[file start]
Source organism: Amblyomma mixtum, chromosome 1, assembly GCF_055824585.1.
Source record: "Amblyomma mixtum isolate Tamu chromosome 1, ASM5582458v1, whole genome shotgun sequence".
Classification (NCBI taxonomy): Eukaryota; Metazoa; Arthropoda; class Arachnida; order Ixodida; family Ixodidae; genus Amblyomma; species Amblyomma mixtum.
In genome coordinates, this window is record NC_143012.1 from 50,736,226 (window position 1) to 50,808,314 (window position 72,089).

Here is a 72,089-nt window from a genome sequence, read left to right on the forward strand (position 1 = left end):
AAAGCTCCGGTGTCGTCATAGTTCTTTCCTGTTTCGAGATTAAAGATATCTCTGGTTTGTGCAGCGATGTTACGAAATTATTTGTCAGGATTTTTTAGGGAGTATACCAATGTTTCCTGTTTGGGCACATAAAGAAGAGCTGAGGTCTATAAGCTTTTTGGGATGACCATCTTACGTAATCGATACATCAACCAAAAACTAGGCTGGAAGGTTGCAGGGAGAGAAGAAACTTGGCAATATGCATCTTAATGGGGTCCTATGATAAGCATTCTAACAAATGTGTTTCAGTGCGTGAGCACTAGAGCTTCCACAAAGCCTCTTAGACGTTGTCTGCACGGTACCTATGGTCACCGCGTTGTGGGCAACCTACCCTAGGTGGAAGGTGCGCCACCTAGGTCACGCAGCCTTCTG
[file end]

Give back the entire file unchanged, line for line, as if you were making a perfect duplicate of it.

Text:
Source organism: Amblyomma mixtum, chromosome 1, assembly GCF_055824585.1.
Source record: "Amblyomma mixtum isolate Tamu chromosome 1, ASM5582458v1, whole genome shotgun sequence".
Classification (NCBI taxonomy): Eukaryota; Metazoa; Arthropoda; class Arachnida; order Ixodida; family Ixodidae; genus Amblyomma; species Amblyomma mixtum.
In genome coordinates, this window is record NC_143012.1 from 50,736,226 (window position 1) to 50,808,314 (window position 72,089).

Here is a 72,089-nt window from a genome sequence, read left to right on the forward strand (position 1 = left end):
AAAGCTCCGGTGTCGTCATAGTTCTTTCCTGTTTCGAGATTAAAGATATCTCTGGTTTGTGCAGCGATGTTACGAAATTATTTGTCAGGATTTTTTAGGGAGTATACCAATGTTTCCTGTTTGGGCACATAAAGAAGAGCTGAGGTCTATAAGCTTTTTGGGATGACCATCTTACGTAATCGATACATCAACCAAAAACTAGGCTGGAAGGTTGCAGGGAGAGAAGAAACTTGGCAATATGCATCTTAATGGGGTCCTATGATAAGCATTCTAACAAATGTGTTTCAGTGCGTGAGCACTAGAGCTTCCACAAAGCCTCTTAGACGTTGTCTGCACGGTACCTATGGTCACCGCGTTGTGGGCAACCTACCCTAGGTGGAAGGTGCGCCACCTAGGTCACGCAGCCTTCTG